Afreen Shariff

Overview:

Afreen Shariff, MD is an endocrinologist with expertise in endocrine disease in cancer patients. She is the Director of the Duke Endo-Oncology Program and an Associate Director for the Cancer Therapy Toxicity Program at the Duke Center for Cancer Immunotherapy. She holds a faculty appointment as an Assistant Professor of Medicine in the Division of Endocrinology, Diabetes and Metabolism at Duke University School of Medicine.

Dr. Shariff completed her medical school in India from Deccan College of Medical Sciences, Internal Medicine training from East Carolina University’s Brody School of Medicine and fellowship in Endocrinology from Duke University School of Medicine. Her clinical work and research is focused on high value care for endocrine disease in cancer patients.

She also chairs the Oncoendocrinology Special Interest Group (SIG) with the Endocrine Society and influences global networking, clinical practice and education in the field of Oncoendocrinology. At Duke, Dr. Shariff's work includes developing interdisciplinary partnerships, creating the clinical infrastructure and framework needed for AI assisted clinical decision making to improve access and coordinated care for patients with cancer therapy related toxicities. She also hosts and produces the podcast series Checkpoint NOW that emphasizes shared decision making between oncologists and subspecialists

Positions:

Assistant Professor of Medicine

Medicine, Endocrinology, Metabolism, and Nutrition
School of Medicine

Member of the Duke Cancer Institute

Duke Cancer Institute
School of Medicine

Education:

M.B.B.S. 2008

University of Hyderabad (India)

Internal Medicine Residency

East Carolina University, Brody School of Medicine

Fellowship in Endocrinology, Metabolism and Nutrition, Medicine

Duke University School of Medicine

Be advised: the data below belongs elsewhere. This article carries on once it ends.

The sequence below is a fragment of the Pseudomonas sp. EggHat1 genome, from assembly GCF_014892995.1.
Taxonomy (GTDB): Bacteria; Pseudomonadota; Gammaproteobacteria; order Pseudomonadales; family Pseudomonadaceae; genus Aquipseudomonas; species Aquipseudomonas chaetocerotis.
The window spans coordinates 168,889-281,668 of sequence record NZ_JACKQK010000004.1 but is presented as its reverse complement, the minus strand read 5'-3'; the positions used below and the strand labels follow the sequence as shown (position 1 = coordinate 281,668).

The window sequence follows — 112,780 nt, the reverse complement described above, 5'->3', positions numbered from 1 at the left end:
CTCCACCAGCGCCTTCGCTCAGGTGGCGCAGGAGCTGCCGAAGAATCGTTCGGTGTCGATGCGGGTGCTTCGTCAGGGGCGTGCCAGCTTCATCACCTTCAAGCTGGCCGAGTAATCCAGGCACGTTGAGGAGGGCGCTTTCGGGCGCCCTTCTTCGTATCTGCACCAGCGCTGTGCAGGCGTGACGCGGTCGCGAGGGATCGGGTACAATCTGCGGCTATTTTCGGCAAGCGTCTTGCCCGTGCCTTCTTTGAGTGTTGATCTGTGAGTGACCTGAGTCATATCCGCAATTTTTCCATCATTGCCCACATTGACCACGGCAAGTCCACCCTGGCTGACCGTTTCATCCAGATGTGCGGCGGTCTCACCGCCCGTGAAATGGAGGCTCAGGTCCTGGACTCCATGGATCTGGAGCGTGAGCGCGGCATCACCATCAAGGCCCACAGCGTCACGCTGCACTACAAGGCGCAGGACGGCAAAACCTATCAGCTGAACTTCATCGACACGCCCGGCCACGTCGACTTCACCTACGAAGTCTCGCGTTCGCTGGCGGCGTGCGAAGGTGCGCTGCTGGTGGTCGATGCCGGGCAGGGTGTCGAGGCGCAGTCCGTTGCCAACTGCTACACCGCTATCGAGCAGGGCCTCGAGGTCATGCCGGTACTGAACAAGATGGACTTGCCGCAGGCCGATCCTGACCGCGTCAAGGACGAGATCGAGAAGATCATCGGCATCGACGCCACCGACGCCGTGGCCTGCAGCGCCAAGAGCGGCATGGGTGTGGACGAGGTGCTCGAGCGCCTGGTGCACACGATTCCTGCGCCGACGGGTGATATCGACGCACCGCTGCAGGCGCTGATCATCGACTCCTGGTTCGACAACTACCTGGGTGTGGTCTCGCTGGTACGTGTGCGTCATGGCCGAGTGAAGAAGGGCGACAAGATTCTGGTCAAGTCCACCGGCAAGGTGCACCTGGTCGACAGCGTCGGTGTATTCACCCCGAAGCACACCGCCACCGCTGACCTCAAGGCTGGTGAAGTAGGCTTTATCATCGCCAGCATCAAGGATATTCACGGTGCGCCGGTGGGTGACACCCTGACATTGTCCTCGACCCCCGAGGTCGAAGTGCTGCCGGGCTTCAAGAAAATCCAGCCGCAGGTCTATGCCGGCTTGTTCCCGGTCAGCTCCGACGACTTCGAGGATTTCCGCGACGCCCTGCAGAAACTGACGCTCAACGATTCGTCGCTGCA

Publications:

The management of toxicities from immune, targeted and ADCs treatments in patients with urothelial cancer.

Newly approved systemic treatment options for metastatic urothelial cancer (mUC) have diversified treatments and improved responses and survival for chemotherapy refractory disease. These systemic treatments have associated toxicities which need appropriate management for patients to stay on treatment and potentially have longer benefit from treatment. We review the expected toxicities of immune checkpoint inhibitors, FGFR inhibitors such as erdafitinib, and antibody drug conjugates such as enfortumab vedotin and sacituzumab govitecan.
Authors
Atiq, S; Hirshman, N; Shariff, A; Zhang, T
MLA Citation
Atiq, Saad, et al. “The management of toxicities from immune, targeted and ADCs treatments in patients with urothelial cancer.Urol Oncol, Dec. 2021. Pubmed, doi:10.1016/j.urolonc.2021.10.002.
URI
https://scholars.duke.edu/individual/pub1505293
PMID
34973855
Source
pubmed
Published In
Urol Oncol
Published Date
DOI
10.1016/j.urolonc.2021.10.002

A RARE CASE OF PRIMARY HYPERPARATHYROIDISM, HYPEREMESIS GRAVIDARUM, AND WERNICKE ENCEPHALOPATHY.

OBJECTIVE: To describe a rare case of Wernicke encephalopathy (WE) as a result of hyperemesis gravidarum due to primary hyperparathyroidism (PHPT) in pregnancy. METHODS: We present the clinical presentation, supportive laboratory values, diagnostic dilemmas, treatment, clinical outcome, and supportive literature review of a patient with WE as a result of hyperemesis gravidarum due to PHPT in pregnancy. RESULTS: A 27-year-old previously healthy G1P0 female presented with initial symptoms of right upper-quadrant pain, nausea, vomiting, and paresthesias at 17.3 weeks of gestation. The patient later developed neurologic symptoms including acute encephalopathy, ataxia, and intranuclear ophthalmoplegia. The suspicion for WE was confirmed with characteristic findings on brain magnetic resonance imaging. WE was attributed to severe malnutrition from hyperemesis gravidarum and poor prenatal care. Hypercalcemia with an elevated parathyroid hormone level was identified following an unfortunate intrauterine fetal demise, raising suspicion for PHPT. PHPT was confirmed, and after undergoing successful parathyroidectomy, the patient regained normal neurologic function, with the exception of mild lower-extremity paresthesias. CONCLUSION: This case is an example where early recognition and treatment of hyperparathyroidism can be masked by severe malnutrition and present in an unusual way with neurologic symptoms of WE. Early recognition and suspicion are critical in preventing poor fetal outcomes and long-term consequences.
Authors
Stahl, J; Winters, N; Shariff, A
MLA Citation
Stahl, Jennifer, et al. “A RARE CASE OF PRIMARY HYPERPARATHYROIDISM, HYPEREMESIS GRAVIDARUM, AND WERNICKE ENCEPHALOPATHY.Aace Clin Case Rep, vol. 5, no. 2, Mar. 2019, pp. e108–11. Pubmed, doi:10.4158/ACCR-2018-0286.
URI
https://scholars.duke.edu/individual/pub1428727
PMID
31967013
Source
pubmed
Published In
Aace Clin Case Rep
Volume
5
Published Date
Start Page
e108
End Page
e111
DOI
10.4158/ACCR-2018-0286

Primary Adrenal Insufficiency from Immune Checkpoint Inhibitors